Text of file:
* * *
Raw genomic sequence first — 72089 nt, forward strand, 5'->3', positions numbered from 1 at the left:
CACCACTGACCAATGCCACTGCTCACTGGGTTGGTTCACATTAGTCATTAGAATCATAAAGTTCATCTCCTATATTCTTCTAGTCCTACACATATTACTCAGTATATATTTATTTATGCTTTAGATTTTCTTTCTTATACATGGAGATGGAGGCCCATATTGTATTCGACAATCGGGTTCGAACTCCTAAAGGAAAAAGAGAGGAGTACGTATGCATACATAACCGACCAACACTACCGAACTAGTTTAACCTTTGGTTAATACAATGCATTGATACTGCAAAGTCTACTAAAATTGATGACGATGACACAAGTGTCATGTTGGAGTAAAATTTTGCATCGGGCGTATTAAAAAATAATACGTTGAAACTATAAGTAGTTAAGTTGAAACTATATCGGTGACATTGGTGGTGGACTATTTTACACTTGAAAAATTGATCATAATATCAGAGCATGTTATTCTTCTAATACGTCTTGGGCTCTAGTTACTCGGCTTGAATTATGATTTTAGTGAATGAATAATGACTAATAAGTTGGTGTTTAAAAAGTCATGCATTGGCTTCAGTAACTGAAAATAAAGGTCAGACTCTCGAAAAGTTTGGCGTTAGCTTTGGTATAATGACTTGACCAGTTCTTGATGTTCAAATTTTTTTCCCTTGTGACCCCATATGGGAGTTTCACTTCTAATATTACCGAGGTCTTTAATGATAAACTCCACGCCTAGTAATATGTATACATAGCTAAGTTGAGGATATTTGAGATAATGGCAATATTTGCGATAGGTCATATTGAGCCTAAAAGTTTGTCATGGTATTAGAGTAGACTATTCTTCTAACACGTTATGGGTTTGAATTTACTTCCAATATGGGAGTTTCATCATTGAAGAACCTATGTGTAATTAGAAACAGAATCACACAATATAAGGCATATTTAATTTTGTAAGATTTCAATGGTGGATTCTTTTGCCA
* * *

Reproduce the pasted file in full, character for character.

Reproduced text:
Raw genomic sequence first — 72089 nt, forward strand, 5'->3', positions numbered from 1 at the left:
CACCACTGACCAATGCCACTGCTCACTGGGTTGGTTCACATTAGTCATTAGAATCATAAAGTTCATCTCCTATATTCTTCTAGTCCTACACATATTACTCAGTATATATTTATTTATGCTTTAGATTTTCTTTCTTATACATGGAGATGGAGGCCCATATTGTATTCGACAATCGGGTTCGAACTCCTAAAGGAAAAAGAGAGGAGTACGTATGCATACATAACCGACCAACACTACCGAACTAGTTTAACCTTTGGTTAATACAATGCATTGATACTGCAAAGTCTACTAAAATTGATGACGATGACACAAGTGTCATGTTGGAGTAAAATTTTGCATCGGGCGTATTAAAAAATAATACGTTGAAACTATAAGTAGTTAAGTTGAAACTATATCGGTGACATTGGTGGTGGACTATTTTACACTTGAAAAATTGATCATAATATCAGAGCATGTTATTCTTCTAATACGTCTTGGGCTCTAGTTACTCGGCTTGAATTATGATTTTAGTGAATGAATAATGACTAATAAGTTGGTGTTTAAAAAGTCATGCATTGGCTTCAGTAACTGAAAATAAAGGTCAGACTCTCGAAAAGTTTGGCGTTAGCTTTGGTATAATGACTTGACCAGTTCTTGATGTTCAAATTTTTTTCCCTTGTGACCCCATATGGGAGTTTCACTTCTAATATTACCGAGGTCTTTAATGATAAACTCCACGCCTAGTAATATGTATACATAGCTAAGTTGAGGATATTTGAGATAATGGCAATATTTGCGATAGGTCATATTGAGCCTAAAAGTTTGTCATGGTATTAGAGTAGACTATTCTTCTAACACGTTATGGGTTTGAATTTACTTCCAATATGGGAGTTTCATCATTGAAGAACCTATGTGTAATTAGAAACAGAATCACACAATATAAGGCATATTTAATTTTGTAAGATTTCAATGGTGGATTCTTTTGCCA